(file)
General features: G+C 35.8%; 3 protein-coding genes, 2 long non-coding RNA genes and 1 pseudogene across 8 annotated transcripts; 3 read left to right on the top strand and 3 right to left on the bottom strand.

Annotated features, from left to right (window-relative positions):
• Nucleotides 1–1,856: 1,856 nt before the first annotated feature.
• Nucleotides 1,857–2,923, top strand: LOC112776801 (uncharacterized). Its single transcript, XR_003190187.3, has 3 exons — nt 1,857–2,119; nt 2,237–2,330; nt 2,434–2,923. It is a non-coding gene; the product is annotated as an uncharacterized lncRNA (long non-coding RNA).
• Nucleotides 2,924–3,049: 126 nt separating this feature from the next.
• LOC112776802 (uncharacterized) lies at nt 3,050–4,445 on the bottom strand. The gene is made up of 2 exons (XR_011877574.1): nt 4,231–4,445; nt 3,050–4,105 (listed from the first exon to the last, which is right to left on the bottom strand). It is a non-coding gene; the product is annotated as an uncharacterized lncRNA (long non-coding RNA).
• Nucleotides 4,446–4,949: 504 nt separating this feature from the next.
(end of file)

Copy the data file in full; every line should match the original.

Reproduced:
General features: G+C 35.8%; 3 protein-coding genes, 2 long non-coding RNA genes and 1 pseudogene across 8 annotated transcripts; 3 read left to right on the top strand and 3 right to left on the bottom strand.

Annotated features, from left to right (window-relative positions):
• Nucleotides 1–1,856: 1,856 nt before the first annotated feature.
• Nucleotides 1,857–2,923, top strand: LOC112776801 (uncharacterized). Its single transcript, XR_003190187.3, has 3 exons — nt 1,857–2,119; nt 2,237–2,330; nt 2,434–2,923. It is a non-coding gene; the product is annotated as an uncharacterized lncRNA (long non-coding RNA).
• Nucleotides 2,924–3,049: 126 nt separating this feature from the next.
• LOC112776802 (uncharacterized) lies at nt 3,050–4,445 on the bottom strand. The gene is made up of 2 exons (XR_011877574.1): nt 4,231–4,445; nt 3,050–4,105 (listed from the first exon to the last, which is right to left on the bottom strand). It is a non-coding gene; the product is annotated as an uncharacterized lncRNA (long non-coding RNA).
• Nucleotides 4,446–4,949: 504 nt separating this feature from the next.